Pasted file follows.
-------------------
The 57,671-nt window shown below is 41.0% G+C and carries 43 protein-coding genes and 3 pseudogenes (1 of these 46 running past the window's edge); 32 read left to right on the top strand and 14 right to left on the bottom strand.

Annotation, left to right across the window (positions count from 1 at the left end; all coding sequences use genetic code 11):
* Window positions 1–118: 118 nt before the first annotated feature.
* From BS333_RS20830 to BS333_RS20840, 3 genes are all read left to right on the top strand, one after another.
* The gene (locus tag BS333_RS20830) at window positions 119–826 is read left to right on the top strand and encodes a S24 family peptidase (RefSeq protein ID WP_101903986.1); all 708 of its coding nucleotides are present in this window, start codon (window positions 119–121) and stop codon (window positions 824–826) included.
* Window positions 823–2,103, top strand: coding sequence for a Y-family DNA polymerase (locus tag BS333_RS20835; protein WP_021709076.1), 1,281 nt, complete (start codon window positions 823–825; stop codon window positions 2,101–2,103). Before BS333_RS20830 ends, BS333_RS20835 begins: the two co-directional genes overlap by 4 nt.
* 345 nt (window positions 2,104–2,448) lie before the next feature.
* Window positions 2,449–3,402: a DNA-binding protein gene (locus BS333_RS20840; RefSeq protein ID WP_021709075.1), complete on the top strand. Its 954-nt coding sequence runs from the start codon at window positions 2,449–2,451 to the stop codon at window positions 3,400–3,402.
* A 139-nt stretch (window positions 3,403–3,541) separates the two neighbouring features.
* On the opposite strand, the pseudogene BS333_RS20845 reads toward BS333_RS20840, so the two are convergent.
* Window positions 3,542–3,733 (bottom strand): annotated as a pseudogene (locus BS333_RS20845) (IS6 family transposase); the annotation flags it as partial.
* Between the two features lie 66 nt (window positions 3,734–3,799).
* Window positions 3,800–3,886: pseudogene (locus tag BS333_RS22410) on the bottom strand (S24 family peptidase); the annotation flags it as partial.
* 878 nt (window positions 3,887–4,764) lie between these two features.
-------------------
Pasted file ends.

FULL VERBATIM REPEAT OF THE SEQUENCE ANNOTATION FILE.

The 57,671-nt window shown below is 41.0% G+C and carries 43 protein-coding genes and 3 pseudogenes (1 of these 46 running past the window's edge); 32 read left to right on the top strand and 14 right to left on the bottom strand.

Annotation, left to right across the window (positions count from 1 at the left end; all coding sequences use genetic code 11):
* Window positions 1–118: 118 nt before the first annotated feature.
* From BS333_RS20830 to BS333_RS20840, 3 genes are all read left to right on the top strand, one after another.
* The gene (locus tag BS333_RS20830) at window positions 119–826 is read left to right on the top strand and encodes a S24 family peptidase (RefSeq protein ID WP_101903986.1); all 708 of its coding nucleotides are present in this window, start codon (window positions 119–121) and stop codon (window positions 824–826) included.
* Window positions 823–2,103, top strand: coding sequence for a Y-family DNA polymerase (locus tag BS333_RS20835; protein WP_021709076.1), 1,281 nt, complete (start codon window positions 823–825; stop codon window positions 2,101–2,103). Before BS333_RS20830 ends, BS333_RS20835 begins: the two co-directional genes overlap by 4 nt.
* 345 nt (window positions 2,104–2,448) lie before the next feature.
* Window positions 2,449–3,402: a DNA-binding protein gene (locus BS333_RS20840; RefSeq protein ID WP_021709075.1), complete on the top strand. Its 954-nt coding sequence runs from the start codon at window positions 2,449–2,451 to the stop codon at window positions 3,400–3,402.
* A 139-nt stretch (window positions 3,403–3,541) separates the two neighbouring features.
* On the opposite strand, the pseudogene BS333_RS20845 reads toward BS333_RS20840, so the two are convergent.
* Window positions 3,542–3,733 (bottom strand): annotated as a pseudogene (locus BS333_RS20845) (IS6 family transposase); the annotation flags it as partial.
* Between the two features lie 66 nt (window positions 3,734–3,799).
* Window positions 3,800–3,886: pseudogene (locus tag BS333_RS22410) on the bottom strand (S24 family peptidase); the annotation flags it as partial.
* 878 nt (window positions 3,887–4,764) lie between these two features.